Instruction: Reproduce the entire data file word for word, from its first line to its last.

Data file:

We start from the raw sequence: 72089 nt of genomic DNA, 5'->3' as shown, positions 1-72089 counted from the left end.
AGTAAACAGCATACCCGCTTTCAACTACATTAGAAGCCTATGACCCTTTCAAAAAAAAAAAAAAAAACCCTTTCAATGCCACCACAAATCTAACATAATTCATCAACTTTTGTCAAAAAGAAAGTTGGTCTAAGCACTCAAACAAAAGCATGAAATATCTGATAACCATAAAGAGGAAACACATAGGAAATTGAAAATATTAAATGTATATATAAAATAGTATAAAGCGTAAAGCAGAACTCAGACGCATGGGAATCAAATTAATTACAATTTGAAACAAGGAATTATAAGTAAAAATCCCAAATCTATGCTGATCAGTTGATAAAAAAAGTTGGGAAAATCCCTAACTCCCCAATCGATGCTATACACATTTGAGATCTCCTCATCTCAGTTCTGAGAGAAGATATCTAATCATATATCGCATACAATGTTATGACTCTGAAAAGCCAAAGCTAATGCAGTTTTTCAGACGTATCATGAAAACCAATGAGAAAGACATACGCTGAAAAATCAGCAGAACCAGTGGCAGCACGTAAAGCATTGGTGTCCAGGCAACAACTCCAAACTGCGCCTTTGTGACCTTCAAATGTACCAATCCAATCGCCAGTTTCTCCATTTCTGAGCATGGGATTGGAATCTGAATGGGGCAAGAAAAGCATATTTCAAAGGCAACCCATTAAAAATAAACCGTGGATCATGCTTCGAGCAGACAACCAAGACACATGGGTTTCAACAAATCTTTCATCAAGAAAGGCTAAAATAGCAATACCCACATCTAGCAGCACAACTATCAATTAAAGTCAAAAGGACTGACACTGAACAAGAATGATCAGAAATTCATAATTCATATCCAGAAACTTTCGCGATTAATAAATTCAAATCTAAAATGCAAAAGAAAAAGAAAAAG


We start from the raw sequence: 72089 nt of genomic DNA, 5'->3' as shown, positions 1-72089 counted from the left end.
AGTAAACAGCATACCCGCTTTCAACTACATTAGAAGCCTATGACCCTTTCAAAAAAAAAAAAAAAAACCCTTTCAATGCCACCACAAATCTAACATAATTCATCAACTTTTGTCAAAAAGAAAGTTGGTCTAAGCACTCAAACAAAAGCATGAAATATCTGATAACCATAAAGAGGAAACACATAGGAAATTGAAAATATTAAATGTATATATAAAATAGTATAAAGCGTAAAGCAGAACTCAGACGCATGGGAATCAAATTAATTACAATTTGAAACAAGGAATTATAAGTAAAAATCCCAAATCTATGCTGATCAGTTGATAAAAAAAGTTGGGAAAATCCCTAACTCCCCAATCGATGCTATACACATTTGAGATCTCCTCATCTCAGTTCTGAGAGAAGATATCTAATCATATATCGCATACAATGTTATGACTCTGAAAAGCCAAAGCTAATGCAGTTTTTCAGACGTATCATGAAAACCAATGAGAAAGACATACGCTGAAAAATCAGCAGAACCAGTGGCAGCACGTAAAGCATTGGTGTCCAGGCAACAACTCCAAACTGCGCCTTTGTGACCTTCAAATGTACCAATCCAATCGCCAGTTTCTCCATTTCTGAGCATGGGATTGGAATCTGAATGGGGCAAGAAAAGCATATTTCAAAGGCAACCCATTAAAAATAAACCGTGGATCATGCTTCGAGCAGACAACCAAGACACATGGGTTTCAACAAATCTTTCATCAAGAAAGGCTAAAATAGCAATACCCACATCTAGCAGCACAACTATCAATTAAAGTCAAAAGGACTGACACTGAACAAGAATGATCAGAAATTCATAATTCATATCCAGAAACTTTCGCGATTAATAAATTCAAATCTAAAATGCAAAAGAAAAAGAAAAAG